Product certification schemes are not all the same and it is important that customers understand that there are differences between them. For example, schemes may be designed to cover individual "one-off" products or be based upon independent, expert type-testing of a representative sample (such as AGA's Type-Tested Schemes). Often, regulatory requirements dictate which type of Scheme is applied to specific products, with the perceived associated safety risk a significant determining characteristic. Other Scheme factors would tend to include transparency, independence, a customer's quality management system and the degree of product surveillance audit post-certification. For example, the AGA's Product Certification Scheme for Type Tested Plumbing Products (ie WaterMark) is essentially based upon a customers extensive quality program/s, formal testing of selected product samples and a stringent monitoring process.
Whilst accredited product certification schemes are essentially designed to meet the requirements of the benchmark international standard for such bodies (ISO/IEC 17065), certifiers are able to build additional requirements into their schemes. Some certifiers may see this as an opportunity to maximise revenue, whereas AGA as a not-for-profit organisation only focuses on expected safety outcomes. Customers should take time to identify scheme differences between potential certifying bodies and calculate the total cost of certification over an extended period (say 3 or 5 years) to better compare real costs.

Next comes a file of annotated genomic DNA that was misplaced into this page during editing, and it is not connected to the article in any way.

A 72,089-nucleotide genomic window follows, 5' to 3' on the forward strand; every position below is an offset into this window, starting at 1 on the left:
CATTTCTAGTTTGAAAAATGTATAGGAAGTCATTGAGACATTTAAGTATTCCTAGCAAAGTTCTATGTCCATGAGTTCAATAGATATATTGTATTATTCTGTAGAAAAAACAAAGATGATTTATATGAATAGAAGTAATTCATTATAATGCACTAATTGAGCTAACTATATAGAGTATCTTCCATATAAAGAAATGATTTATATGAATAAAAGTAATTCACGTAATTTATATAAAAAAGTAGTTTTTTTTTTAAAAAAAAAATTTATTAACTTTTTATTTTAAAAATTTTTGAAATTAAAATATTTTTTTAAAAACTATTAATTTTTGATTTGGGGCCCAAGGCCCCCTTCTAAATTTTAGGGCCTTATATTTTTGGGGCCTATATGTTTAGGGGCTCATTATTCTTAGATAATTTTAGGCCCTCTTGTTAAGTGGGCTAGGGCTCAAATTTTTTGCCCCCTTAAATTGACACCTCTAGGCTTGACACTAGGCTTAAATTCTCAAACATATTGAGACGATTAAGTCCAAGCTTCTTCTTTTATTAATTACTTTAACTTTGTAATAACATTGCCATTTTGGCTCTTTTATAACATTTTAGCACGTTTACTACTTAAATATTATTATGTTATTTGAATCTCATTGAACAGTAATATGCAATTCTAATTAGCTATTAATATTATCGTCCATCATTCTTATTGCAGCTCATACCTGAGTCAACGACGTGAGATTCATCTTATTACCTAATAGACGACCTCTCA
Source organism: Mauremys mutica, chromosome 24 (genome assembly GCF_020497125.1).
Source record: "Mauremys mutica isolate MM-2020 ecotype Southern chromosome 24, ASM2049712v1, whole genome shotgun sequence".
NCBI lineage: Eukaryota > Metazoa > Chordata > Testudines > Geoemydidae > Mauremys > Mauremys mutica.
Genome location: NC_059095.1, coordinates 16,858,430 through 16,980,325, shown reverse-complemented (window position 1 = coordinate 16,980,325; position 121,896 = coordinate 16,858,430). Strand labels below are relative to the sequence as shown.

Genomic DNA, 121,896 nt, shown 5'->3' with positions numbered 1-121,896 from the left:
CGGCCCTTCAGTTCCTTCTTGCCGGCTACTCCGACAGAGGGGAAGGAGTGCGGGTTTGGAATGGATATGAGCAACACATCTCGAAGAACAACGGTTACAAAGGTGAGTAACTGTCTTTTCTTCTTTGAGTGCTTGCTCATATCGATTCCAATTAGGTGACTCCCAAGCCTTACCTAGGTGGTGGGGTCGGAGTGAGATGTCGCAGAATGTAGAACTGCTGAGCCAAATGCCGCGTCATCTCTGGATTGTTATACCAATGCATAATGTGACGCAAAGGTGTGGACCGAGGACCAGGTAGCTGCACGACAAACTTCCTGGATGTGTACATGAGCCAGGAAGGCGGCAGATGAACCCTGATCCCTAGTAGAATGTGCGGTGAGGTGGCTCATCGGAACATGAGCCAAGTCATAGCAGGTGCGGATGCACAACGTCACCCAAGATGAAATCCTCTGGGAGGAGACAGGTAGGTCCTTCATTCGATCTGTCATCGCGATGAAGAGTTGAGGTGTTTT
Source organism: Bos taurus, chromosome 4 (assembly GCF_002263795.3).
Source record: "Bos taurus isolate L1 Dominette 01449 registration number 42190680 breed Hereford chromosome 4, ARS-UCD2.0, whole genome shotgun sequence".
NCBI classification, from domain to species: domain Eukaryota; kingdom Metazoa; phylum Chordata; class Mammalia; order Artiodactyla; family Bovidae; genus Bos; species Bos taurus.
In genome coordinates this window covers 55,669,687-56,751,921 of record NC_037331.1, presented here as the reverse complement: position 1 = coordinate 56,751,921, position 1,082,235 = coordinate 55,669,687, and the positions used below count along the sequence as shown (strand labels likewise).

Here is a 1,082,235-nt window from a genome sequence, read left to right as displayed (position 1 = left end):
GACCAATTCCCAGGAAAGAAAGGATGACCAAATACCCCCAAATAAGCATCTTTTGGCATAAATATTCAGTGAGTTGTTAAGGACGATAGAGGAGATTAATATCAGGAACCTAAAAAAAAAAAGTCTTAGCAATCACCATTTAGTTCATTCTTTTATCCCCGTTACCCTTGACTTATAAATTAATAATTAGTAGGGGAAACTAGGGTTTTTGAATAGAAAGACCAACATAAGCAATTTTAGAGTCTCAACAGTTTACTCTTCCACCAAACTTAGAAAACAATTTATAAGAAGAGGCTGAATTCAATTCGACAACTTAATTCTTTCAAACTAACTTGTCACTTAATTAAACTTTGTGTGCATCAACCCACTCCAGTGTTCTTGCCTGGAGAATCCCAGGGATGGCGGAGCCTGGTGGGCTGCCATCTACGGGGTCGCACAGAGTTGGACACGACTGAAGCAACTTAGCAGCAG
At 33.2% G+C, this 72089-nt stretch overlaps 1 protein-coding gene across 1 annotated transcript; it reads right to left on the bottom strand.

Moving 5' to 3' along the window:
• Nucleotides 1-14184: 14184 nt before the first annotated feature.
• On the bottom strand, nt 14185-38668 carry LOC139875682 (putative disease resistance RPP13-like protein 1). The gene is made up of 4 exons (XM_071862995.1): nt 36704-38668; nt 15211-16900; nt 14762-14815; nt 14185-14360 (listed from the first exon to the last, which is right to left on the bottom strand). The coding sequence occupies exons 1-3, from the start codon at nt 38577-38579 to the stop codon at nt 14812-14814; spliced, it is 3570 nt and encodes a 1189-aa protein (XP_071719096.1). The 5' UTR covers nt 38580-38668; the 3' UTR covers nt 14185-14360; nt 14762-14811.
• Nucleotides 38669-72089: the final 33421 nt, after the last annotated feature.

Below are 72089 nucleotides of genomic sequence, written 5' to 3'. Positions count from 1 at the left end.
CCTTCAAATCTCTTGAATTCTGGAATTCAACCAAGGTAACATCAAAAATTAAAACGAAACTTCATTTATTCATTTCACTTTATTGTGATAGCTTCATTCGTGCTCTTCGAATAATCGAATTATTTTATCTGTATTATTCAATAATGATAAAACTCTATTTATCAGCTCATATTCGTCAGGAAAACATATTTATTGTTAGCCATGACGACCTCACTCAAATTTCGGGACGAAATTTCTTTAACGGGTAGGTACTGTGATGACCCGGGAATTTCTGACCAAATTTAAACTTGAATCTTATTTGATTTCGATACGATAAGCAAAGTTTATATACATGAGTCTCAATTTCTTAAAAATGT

Each type of scheme will be structured to serve a particular circumstance or type of product. There will be fundamental differences between the schemes and the customer will need to be careful to consider exactly what each scheme delivers and what product compliance issues prevail within their markets. The degree of regulatory acceptance of a particular scheme is clearly important for most manufacturers and importers and it should not be assumed that all schemes are routinely accepted in all jurisdictions. It would also be prudent for consideration to be given to the impact the choice of certification scheme might have on product-related insurance premiums and cover. Similarly, an organisation placing product into the marketplace may at some point, and typically when it is least expected, be called upon to demonstrate how it satsified its legal and community due diligence expectations. The use of an independent, robust and highly-credentialled certification body/scheme such as provided by the AGA is clearly a powerful statement.
Anyone wishing to have their product certified by AGA should refer to the relevant product category under the Applications menu above and, in particular, download the relevant Rules Governing.